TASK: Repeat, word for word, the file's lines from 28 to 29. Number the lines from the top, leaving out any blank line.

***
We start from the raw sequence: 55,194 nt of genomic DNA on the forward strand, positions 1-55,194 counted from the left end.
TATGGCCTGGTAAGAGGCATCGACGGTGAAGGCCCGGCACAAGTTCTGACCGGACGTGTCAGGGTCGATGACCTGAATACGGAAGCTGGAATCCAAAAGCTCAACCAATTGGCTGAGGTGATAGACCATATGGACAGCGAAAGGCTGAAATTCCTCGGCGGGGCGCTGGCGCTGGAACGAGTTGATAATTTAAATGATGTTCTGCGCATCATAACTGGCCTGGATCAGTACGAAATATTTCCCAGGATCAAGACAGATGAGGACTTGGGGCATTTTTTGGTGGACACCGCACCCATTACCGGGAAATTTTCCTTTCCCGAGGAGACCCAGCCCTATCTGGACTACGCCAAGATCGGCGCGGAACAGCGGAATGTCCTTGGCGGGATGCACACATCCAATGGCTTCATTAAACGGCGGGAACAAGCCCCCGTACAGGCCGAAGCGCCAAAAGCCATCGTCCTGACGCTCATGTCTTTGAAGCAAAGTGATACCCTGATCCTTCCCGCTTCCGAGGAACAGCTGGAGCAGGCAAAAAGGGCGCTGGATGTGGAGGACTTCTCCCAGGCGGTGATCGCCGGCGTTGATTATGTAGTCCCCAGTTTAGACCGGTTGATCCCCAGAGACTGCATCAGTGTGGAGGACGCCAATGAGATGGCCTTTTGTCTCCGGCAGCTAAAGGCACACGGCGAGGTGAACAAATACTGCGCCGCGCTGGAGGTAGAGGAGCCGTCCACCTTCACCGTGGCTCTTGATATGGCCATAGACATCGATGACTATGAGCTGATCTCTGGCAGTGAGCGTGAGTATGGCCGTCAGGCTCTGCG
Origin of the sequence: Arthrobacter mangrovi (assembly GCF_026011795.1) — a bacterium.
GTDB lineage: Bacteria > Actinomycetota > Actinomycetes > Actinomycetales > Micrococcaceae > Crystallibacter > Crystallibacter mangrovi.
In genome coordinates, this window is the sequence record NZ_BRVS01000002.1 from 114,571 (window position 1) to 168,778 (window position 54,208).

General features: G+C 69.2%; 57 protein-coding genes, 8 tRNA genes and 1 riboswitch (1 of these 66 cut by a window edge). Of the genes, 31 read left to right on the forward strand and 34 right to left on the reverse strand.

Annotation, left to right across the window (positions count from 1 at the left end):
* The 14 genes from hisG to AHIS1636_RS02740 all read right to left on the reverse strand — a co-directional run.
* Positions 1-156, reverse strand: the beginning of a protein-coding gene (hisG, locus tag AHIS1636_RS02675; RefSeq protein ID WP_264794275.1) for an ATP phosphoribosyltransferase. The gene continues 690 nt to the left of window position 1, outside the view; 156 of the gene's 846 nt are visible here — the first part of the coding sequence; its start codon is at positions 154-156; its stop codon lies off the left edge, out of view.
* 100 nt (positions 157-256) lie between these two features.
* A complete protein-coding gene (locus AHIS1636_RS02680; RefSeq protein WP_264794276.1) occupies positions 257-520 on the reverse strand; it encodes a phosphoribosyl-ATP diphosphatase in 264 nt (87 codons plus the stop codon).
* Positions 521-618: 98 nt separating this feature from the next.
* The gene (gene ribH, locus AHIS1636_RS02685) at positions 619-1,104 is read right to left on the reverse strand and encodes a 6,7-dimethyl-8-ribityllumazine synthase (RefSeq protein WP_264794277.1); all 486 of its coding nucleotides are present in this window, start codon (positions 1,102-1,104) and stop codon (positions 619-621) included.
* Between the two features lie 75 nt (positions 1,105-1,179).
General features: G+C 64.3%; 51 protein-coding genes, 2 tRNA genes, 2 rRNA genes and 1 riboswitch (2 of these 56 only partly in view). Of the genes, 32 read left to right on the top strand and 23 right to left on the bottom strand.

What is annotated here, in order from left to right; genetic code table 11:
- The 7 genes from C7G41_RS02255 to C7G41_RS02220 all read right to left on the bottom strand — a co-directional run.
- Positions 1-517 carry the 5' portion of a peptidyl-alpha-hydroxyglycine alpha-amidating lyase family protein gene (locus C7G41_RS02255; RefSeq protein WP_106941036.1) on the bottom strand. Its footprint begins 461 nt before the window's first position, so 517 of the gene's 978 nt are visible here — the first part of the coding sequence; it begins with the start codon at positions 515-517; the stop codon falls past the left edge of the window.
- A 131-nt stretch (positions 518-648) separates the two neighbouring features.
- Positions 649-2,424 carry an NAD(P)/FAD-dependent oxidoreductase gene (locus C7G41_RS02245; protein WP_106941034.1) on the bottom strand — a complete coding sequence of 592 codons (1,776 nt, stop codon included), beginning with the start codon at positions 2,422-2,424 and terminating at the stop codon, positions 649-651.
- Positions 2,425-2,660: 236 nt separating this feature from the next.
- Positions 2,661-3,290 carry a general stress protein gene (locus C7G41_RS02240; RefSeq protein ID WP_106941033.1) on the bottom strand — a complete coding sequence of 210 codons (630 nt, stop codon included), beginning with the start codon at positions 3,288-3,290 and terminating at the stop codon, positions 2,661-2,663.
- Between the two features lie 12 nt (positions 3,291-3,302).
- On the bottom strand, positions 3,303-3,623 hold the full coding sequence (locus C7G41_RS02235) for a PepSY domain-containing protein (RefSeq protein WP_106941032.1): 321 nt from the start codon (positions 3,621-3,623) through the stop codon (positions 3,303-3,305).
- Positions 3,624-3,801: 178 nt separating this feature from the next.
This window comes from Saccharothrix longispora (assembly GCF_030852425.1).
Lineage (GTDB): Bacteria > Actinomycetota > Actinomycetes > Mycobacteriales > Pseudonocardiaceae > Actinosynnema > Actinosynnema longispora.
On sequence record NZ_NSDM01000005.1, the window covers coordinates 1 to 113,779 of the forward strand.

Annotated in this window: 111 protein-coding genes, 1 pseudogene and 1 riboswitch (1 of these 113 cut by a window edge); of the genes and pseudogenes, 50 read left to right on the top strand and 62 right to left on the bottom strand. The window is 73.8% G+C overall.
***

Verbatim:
On sequence record NZ_NSDM01000005.1, the window covers coordinates 1 to 113,779 of the forward strand.

Annotated in this window: 111 protein-coding genes, 1 pseudogene and 1 riboswitch (1 of these 113 cut by a window edge); of the genes and pseudogenes, 50 read left to right on the top strand and 62 right to left on the bottom strand. The window is 73.8% G+C overall.